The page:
4. Changing Job type/function

If you just hate the type of work you’re doing day in and day out, then this one is for you.  This is usually a mid-career change, and rarely happen at the executive level unless you’re looking to expand your scope (vs. completely shift).  If you are mid-career and looking to make this kind of change, NOW IS THE TIME. Consider the activities you do less of (but love) and try to identify an area of the business where you could do more of those things. For example, if you’re an excellent relationship builder, you might want to move into sales.  If you’re in marketing and truly enjoy the analytics side of things, you may have a future in data analytics. Your network of advisors can help you better understand where you might want to take your career, but once you make a choice, you’ll need to work hard on your branding and messaging to make sure you’re sending the right message to potential hiring managers.

5. Changing Everything (particularly if you’re unhappy in your current job)

If you’re incredibly unhappy in your current job, you may be thinking of changing it all, which can lead to analysis paralysis.  You know you want a change, but can’t figure out what exactly you want to do, and quite frankly, you probably don’t have the space, time or energy to figure it out, if you’re already suffering in your current job.  You don’t have to do it all at once.  Consider making just 1 of the above changes (changing industry is often the easiest in this case).  Doing so will give you exposure to all of the different types of roles within a new industry, which might help you make a better, more permanent decision in the long run.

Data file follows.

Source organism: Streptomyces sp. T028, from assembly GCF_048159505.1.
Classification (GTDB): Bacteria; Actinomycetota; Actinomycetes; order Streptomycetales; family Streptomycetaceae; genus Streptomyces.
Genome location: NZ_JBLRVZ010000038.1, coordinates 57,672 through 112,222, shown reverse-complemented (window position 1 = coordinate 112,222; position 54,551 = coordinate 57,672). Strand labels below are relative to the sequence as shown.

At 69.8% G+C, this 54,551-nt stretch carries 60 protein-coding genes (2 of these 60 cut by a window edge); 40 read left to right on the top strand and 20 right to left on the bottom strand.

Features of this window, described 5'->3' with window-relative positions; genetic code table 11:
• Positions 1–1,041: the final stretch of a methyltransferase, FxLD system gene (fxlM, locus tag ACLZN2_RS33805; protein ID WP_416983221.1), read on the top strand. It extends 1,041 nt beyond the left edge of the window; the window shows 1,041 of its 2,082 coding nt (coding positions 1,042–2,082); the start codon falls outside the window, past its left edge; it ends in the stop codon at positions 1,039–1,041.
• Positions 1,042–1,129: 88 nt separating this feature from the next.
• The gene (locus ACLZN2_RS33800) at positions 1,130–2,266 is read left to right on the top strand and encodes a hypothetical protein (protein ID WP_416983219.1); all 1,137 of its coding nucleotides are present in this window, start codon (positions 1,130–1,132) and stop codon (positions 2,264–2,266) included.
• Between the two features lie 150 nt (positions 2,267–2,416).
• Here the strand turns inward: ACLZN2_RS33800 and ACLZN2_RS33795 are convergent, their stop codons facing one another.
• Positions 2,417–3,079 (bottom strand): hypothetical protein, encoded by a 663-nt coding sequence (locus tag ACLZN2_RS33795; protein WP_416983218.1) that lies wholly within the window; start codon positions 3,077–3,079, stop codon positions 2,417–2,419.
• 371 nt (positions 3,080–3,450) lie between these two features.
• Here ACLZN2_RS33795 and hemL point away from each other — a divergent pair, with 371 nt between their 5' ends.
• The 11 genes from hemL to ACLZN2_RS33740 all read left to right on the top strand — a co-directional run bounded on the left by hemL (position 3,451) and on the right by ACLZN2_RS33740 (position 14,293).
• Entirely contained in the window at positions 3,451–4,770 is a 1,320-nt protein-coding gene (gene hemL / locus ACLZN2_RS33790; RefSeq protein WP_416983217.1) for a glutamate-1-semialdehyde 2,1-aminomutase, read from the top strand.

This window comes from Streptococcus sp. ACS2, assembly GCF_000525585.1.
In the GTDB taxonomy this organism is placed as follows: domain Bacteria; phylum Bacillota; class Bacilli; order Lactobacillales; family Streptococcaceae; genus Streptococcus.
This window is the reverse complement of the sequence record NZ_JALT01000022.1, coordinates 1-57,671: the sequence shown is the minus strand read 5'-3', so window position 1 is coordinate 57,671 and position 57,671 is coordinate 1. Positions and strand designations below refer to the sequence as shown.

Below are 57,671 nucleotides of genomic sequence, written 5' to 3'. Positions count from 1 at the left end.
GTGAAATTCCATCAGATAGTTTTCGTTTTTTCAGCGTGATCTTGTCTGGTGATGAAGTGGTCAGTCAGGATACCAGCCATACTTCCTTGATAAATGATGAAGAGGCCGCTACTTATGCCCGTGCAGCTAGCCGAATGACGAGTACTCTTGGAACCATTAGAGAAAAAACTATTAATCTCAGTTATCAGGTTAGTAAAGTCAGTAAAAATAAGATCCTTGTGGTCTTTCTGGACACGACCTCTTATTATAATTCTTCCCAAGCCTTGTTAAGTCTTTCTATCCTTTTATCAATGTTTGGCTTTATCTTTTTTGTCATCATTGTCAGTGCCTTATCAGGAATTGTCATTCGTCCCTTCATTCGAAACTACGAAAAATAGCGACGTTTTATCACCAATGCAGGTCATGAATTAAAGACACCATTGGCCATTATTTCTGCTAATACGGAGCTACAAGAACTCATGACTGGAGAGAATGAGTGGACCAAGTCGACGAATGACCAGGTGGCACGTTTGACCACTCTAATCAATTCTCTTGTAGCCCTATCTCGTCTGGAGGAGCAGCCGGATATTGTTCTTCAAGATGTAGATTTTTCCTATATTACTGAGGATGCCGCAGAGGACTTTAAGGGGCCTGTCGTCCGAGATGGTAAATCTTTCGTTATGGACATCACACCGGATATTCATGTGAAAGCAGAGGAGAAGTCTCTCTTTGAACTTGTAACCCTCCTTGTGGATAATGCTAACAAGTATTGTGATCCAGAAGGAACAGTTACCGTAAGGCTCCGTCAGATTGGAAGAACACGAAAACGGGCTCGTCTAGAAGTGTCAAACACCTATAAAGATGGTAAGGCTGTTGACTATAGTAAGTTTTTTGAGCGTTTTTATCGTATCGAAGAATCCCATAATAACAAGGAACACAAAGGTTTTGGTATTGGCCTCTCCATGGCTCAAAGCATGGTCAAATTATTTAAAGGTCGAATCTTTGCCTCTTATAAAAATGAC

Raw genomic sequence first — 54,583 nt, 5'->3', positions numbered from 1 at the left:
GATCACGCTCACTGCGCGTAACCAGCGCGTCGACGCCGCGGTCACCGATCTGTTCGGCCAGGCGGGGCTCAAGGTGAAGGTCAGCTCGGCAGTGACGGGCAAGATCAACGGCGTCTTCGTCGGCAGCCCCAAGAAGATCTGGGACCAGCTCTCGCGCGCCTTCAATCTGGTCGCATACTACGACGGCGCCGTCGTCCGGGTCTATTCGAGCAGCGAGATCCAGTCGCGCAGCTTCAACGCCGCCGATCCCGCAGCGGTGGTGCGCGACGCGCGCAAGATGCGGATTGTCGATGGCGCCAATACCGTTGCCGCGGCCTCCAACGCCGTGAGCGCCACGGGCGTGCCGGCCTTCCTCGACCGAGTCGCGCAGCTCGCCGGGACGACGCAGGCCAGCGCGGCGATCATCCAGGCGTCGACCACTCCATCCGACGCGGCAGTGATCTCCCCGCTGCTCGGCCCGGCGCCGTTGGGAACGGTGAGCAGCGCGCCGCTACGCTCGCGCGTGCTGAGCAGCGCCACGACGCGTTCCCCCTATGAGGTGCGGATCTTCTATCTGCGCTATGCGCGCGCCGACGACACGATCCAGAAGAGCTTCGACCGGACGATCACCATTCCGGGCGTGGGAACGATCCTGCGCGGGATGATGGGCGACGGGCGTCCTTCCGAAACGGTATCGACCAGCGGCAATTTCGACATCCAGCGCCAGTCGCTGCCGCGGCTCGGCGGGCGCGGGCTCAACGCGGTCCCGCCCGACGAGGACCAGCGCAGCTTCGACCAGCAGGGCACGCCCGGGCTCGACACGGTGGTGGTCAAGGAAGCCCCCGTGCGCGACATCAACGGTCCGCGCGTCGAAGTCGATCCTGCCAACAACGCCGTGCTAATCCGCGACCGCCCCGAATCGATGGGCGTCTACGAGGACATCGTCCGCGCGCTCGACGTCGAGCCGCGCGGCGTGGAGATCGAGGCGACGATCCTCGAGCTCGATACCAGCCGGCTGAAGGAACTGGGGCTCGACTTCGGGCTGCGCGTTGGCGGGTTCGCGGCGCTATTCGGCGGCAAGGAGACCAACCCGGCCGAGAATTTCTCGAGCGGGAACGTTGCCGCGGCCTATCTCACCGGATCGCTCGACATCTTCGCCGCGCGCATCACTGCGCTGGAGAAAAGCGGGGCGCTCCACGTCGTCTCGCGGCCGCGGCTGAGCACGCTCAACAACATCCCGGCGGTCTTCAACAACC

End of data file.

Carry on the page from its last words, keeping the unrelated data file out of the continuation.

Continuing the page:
Here’s How Each Type of Change will Impact Your Job Search

Determine your timeline

The type of change your making, and the number of changes you make will impact the timeline for your search. At the executive level, a company takes 90 days (on average) to fill a position.  And that’s once the company has posted the job…but you probably won’t want, or be qualified for, every job that’s posted, so you’re going to need to allow extra time for the right jobs to become available.  Generally speaking, if you’re planning on making 1 change, I’d allow 3-6 months to find a great job…2 changes or more, and you should plan for 6-12 months.

“Generally speaking, if you’re planning on making 1 change, I’d allow 3-6 months to find a great job…2 changes or more, and you should plan for 6-12 months.”

Clarify your approach and focus

You may need to put some extra effort into a particular area of your job search that you wouldn’t otherwise need to worry about. I’ve noted a few of those areas (network, messaging, branding) above, and it’s important to think through how your change will require a new approach in each of those areas, so you can address it.

Your Actionable Next Step – Do This Now!

Clarify the changes you’re planning to make and write them down, along with your realistic timeline. Bonus points for identifying the areas you’ll need to work on in order to make that change happen (network, messaging, branding, skills, etc.)